Berkshire resident, whose great, great, great grandmother lived in the Madras of 1844, chances upon a recipe notebook handed down five generations
Maud and her family
Jenny Mallin remembers her November 2010 Himalayan vacation clearly. While the low network was bliss, it also meant that her sister couldn’t get in touch with her until five days after their father, Horace Donnelly died. When Mallin found out, she rushed to England and her first stop was the care unit at the Acton Care Home hospital where her mother had been shifted.
Maud and her family
“My father had died of an unexpected heart attack. He was 85 and my mother’s primary caretaker, as she had been bedridden for many years,” says Mallin, speaking over the phone from England where she lives with her husband Stewart in a small village near Newbury in Berkshire, 60 miles from London.
Irene as a young girl
In order to be by her mother, Cynthia’s side every day, she’d travel 120 miles to and fro. “I would spend 10 hours a day with her and soon conversations turned thin. How much could I talk to her, and what stories would keep her engaged? My father had died six weeks before their 60th wedding anniversary and she was lonely,” recalls the 56-year-old, who has worked as television production researcher for the BBC.
The Maharatta Curry recipe from the 1844 cookbook. Pics courtesy/Jenny Mallin
One day, Mallin spotted an ochre, tattered recipe book on her mother’s mantle. She remembered it from her childhood, as her mom’s go-to book in the kitchen.
It was a notebook that first belonged to Mallin’s great great great grandmother, who had started writing in it in 1844 when she moved to India after her marriage.
Ophelia Haslam was my great great grandmother. Her recipes ranged from the Yorkshire pudding to the korma (which she spelt as quorma)
“Over three years, every day, my mother and I went through the recipes of our ancestors, which I painstakingly jotted down for modern measurements and ingredients. I would go home and test them too. For me, it became a journey of love, and I realised that after my generation, my brother’s children would never know the culinary treasures of the family unless it was documented,” says Mallin.
The first and second generation
In 1798, Benjamin Hardy, who was enlisted in the 84th foot regiment army of the British Army, left the shores of Yorkshire, sailing around the Cape of Good Hope to arrive in Madras, now Chennai. He died after 25 years of service but had brought his wife, Frances, to India four years before he died. They had a son named Joseph, who became a schoolmaster and married Wilhemina Sausman, an East Indian woman — whose mother was Anglo-Portuguese — from Vellore. Wilhelmina started writing down all recipes in a book, to which her daughter, Ophelia Haslam, also added her contributions. Her recipes ranged from the Yorkshire pudding to the korma (which she spelt as quorma).”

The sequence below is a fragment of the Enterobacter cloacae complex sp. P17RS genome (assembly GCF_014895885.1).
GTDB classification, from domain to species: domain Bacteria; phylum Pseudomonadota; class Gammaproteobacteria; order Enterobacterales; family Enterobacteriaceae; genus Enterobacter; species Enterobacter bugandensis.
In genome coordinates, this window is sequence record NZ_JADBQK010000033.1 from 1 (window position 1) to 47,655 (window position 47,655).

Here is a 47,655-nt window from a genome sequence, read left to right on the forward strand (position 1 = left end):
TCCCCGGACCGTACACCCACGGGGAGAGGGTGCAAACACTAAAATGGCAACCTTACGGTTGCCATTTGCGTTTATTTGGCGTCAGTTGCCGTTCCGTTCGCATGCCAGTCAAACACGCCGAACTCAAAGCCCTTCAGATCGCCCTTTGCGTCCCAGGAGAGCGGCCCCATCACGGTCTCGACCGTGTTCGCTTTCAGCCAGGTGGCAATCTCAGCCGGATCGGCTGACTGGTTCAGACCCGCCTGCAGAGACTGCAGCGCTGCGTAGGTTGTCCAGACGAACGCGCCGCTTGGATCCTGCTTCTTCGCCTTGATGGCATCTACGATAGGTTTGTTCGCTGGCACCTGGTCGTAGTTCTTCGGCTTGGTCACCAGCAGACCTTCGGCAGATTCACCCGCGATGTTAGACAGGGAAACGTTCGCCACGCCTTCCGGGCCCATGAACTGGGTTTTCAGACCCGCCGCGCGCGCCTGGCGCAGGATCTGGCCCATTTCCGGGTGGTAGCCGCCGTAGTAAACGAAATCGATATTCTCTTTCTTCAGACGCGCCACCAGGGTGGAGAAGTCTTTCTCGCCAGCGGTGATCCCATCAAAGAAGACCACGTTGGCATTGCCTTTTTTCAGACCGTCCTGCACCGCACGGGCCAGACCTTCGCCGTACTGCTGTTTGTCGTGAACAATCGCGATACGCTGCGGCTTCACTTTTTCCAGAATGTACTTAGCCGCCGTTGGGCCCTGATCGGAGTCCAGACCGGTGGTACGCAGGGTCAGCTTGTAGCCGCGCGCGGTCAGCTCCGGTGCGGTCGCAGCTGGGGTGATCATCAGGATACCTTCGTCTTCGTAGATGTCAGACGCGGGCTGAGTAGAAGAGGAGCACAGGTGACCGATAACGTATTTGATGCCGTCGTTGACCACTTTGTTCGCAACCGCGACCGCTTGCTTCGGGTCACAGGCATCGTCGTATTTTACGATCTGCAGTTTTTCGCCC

The third generation
Ophelia’s daughter Maud Shandley, married a Permanent Way Inspector and with that job came entitlement for his family to travel in their own railway carriage. She mentioned the Maharatta Curry. By the middle of the 18th century, the Maratha Empire was the leading power in India and their base was in Pune. “Their fierce Hindu warriors relished the hot chillies to match their fiery temper. This curry was laden with roasted cumin and coriander seeds,” says Mallin.
The fourth generation
Ophelia’s daughter, Mallin’s grandmother, Irene, was brought up in a middle-class family. “And,” says Mallin, “she was stunning.”
“She was a tennis player and a ballerina from the Bowring Institute. She was famous for her shot from the baseline,” she adds.
Each woman was witness to a crucial journey in the history of India. “Ophelia was there when the East India Company came into power around 1855, Maud when the railways brought the country together.
“Now, it is time to discuss my mother, Cynthia. She was born in Calcutta (now Kolkata),” says a nostalgic Mallin. In the book that features 70 of the many recipes she hopes to publish in a sequel, Mallin mentions the Telegram Cake. “In no other book or document have I come across such a name. It is a quick recipe, thus the name. The core ingredient is the coconut.”
The fifth generation
The book, which has been passed down from mother to daughter over five generations, returned to England with Cynthia, who left India soon after Independence. Titled A Grandmother’s Legacy, the book is available for purchase at Rs 3,397 on the website (www.authorhouse.co.uk). “I had the privilege to be with the fifth generation holder of this book, and during the journey I realised the fatality of life and the book’s importance,” says Mallin, who is busy preparing for her trip to India, where she’ll visit Mumbai, Bengaluru, Kolkata. “I want to trace my family’s roots.”